One final note. You need to be extra careful when you create a spanned zip file to make sure that you keep all of the floppy disks together in a safe place. What you have effectively created is one large compressed file that is stored across a number of separate floppies. Any damage to any of the disks or the misplacing of any of the disks will make the entire zip file completely useless. You might be able to copy all of the parts of the file that are on floppies that you do have and which are not corrupted back to your hard drive but these individual files are not valid zip files by themselves and so can't be opened with winzip and because they are compressed, the data will not make much sense if you open it in any other program. There may be a program that can recover some of your files from the zip archive in this instance but I am not aware of any program with this ability. You have been warned. That said, a spanned zip archive is still a useful way of transferring large files (or lots of small files) between systems where alternative methods are not available.
Why are they called floppy disks? Well the rigid plastic and metal object that people call a floppy disk is actually a caddy and the floppy disk is actually a round and very floppy piece of plastic contained inside. You can see a glimpse of an actual floppy disk by sliding back the metal plate on the caddy. If you have a floppy disk that is no longer useable then you can see for yourself just how floppy the disk actually is by breaking open the caddy and taking the disk out (don't try this with a floppy you want to use as once the caddy is broken the floppy cannot be used within a computer ever again.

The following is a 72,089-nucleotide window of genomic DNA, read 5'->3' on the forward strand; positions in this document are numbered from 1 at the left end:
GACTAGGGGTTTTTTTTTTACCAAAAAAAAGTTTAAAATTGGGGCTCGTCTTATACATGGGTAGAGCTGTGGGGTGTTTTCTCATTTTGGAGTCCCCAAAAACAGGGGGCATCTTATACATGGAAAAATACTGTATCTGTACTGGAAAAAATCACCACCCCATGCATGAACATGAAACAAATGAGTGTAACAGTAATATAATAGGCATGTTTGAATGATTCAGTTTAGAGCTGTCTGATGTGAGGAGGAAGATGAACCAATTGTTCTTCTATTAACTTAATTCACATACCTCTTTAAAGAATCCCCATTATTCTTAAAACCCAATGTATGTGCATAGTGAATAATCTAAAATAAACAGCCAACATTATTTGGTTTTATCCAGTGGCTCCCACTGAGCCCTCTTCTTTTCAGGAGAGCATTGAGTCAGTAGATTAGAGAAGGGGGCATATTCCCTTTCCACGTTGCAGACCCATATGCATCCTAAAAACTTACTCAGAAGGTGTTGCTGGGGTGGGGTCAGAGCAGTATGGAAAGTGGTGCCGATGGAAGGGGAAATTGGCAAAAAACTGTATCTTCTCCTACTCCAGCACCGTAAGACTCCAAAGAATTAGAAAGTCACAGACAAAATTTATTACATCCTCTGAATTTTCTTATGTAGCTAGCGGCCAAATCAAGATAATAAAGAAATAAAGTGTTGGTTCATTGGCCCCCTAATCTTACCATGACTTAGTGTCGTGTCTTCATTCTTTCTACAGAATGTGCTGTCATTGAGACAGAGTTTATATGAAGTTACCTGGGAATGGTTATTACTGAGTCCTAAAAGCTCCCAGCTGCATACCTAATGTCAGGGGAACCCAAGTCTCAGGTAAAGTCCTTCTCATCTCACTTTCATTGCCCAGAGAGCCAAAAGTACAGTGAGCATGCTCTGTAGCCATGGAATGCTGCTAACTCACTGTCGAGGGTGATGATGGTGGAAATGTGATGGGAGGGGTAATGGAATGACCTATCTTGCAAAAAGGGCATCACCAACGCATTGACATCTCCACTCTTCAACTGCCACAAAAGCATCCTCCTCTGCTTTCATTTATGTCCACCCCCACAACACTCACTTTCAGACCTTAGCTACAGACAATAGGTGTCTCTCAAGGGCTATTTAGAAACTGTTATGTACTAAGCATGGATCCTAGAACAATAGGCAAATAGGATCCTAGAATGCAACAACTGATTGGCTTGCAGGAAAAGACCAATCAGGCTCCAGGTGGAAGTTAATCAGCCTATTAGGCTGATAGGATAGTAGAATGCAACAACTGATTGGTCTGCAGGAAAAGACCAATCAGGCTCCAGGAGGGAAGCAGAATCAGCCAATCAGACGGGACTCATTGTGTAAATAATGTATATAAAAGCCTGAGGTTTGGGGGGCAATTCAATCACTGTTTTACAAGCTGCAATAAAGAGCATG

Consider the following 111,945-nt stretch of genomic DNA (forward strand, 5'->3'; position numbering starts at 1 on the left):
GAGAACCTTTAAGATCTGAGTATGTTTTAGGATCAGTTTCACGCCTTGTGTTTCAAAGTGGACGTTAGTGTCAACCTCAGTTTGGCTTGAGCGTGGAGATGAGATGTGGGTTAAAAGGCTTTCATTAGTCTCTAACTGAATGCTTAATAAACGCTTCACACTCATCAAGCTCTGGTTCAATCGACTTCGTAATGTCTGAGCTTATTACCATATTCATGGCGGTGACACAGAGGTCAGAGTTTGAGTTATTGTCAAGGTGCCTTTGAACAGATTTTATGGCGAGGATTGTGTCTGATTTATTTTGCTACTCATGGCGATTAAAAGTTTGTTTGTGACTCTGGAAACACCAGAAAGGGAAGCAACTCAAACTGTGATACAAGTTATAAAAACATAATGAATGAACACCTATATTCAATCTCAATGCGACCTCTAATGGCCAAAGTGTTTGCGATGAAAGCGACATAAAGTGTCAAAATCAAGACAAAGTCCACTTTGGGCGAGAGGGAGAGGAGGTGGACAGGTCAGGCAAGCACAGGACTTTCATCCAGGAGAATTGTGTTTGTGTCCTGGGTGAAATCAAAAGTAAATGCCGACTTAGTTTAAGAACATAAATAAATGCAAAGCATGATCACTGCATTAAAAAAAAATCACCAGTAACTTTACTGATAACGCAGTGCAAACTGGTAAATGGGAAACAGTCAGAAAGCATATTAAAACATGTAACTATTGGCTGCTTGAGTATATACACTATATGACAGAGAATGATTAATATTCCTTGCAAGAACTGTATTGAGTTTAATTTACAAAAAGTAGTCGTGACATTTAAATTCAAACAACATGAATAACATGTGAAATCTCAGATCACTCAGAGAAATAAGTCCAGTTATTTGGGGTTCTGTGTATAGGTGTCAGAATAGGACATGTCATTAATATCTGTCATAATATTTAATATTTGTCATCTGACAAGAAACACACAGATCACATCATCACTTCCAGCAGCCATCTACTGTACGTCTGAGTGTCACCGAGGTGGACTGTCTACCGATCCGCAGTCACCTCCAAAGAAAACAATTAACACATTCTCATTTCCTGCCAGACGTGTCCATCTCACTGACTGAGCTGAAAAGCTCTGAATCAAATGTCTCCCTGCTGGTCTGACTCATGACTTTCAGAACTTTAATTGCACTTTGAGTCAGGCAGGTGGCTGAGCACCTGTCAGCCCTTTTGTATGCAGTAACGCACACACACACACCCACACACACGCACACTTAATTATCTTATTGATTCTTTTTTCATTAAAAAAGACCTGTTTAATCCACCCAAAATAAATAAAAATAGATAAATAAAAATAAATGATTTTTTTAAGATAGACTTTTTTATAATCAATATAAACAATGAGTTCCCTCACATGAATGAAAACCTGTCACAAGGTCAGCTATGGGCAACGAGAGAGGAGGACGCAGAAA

The current 3-1/2 inch floppies were originally called microfloppies to distinguish them from their larger relative the minifloppy (which was 5-1/4 inches) and the original floppy (which was 8 inches). Both of these larger relatives had much smaller capacities and came in a flexible plastic case without a cover to slide over the exposed area of the disk.
This article written by Stephen Chapman, Felgall Pty Ltd.